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In the Collect Info step of the design process, gather as much information as possible about your school's existing athletic facilities, both indoor and outdoor. You also want to learn as much as you can about the students and staff who will use it. You can't propose new solutions until you figure out and document what the existing problems are. 

Try This

  • Take note of unsafe conditions or conditions that do not make sense (For example, not enough storage for soccer equipment; no place for fans to buy popcorn at events; no place for athletes to change clothes or store belongings).
  • Interview your school's athletic director, student athletes from various sports, and other staff and ask them what they like and dislike about the current facilities. What changes would they make to spaces if they had a choice?
  • Make a list of the features that you really like about how your athletic facilities look and function.
  • Make a separate list of all the ways your current athletic facilities are not so well designed.
  • Calculate the number of sports played at your school and the number of student athletes who play those sports. Consider how this information will affect your new athletic pavilion. How many teams will need to practice at the same time?
    • Do an analysis at different times of the day, week, or school year and create a chart or diagram with average usage and high / low points.
    • Do an analysis of the different types of equipment used by each sport. How much storage space is there currently? Is it enough? Too much?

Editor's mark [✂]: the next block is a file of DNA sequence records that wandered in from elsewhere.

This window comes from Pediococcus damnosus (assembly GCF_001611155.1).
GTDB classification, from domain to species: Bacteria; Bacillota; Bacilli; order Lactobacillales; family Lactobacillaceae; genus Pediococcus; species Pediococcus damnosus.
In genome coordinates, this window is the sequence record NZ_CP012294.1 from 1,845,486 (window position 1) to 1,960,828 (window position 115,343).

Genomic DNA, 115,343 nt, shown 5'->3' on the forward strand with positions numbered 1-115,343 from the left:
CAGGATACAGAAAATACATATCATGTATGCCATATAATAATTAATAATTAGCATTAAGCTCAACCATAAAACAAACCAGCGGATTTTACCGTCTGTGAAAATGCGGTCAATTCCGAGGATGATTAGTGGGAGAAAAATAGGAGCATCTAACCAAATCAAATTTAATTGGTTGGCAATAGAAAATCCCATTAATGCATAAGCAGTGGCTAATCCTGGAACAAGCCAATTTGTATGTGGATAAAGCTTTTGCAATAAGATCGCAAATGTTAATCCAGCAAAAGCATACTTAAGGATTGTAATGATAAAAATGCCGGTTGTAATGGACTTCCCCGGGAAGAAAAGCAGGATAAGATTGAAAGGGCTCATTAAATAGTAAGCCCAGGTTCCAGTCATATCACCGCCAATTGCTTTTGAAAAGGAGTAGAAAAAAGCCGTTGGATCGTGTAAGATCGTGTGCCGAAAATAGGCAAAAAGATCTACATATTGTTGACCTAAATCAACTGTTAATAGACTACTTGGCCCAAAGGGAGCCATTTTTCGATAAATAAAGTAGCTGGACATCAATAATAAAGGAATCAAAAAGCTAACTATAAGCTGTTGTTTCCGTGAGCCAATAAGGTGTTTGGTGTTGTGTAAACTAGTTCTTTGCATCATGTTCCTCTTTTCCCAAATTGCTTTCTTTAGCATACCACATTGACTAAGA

• Visit Flickr or another photo sharing site and search for other types of athletic facilities or gymnasioums to determine good and bad examples of how these can accommodate user’s needs.
  • Post images of buildings, colors, designs, textures, or other things that inspire you in this step. Make sure you give credit to your source!
  • Research other schools, universities, or public centers to determine good / bad examples of how athletic equipment and gear is stored and if anything is done to accommodate student athletes and the fans who use these outdoor facilities. What inspires you?

c_orme's work for the Collect Information step:

The following images show various aspects of A-TECH's current gym as well as its surrounding campus and landscaping strategies.
Aerial Perspective of A-TECH Campus - This image shows an aerial view of A-TECH's entire...
Current A-TECH Gym Floor Plan - This image shows the floor plan of A-TECH's current gym and...
South (Front) Exterior Facade of Gym - This image shows the simplicity of the gym's currnet...
Southeast Interior Perspective of Gym - This image serves to highlight the unoriginal design of the...
Northeast Perspective of Adjacent Grass Field - This is the surrounding field, mainly used for P.E...
Surrounding Landscaping Features - While the current landscaping around A-TECH's gym is fairly...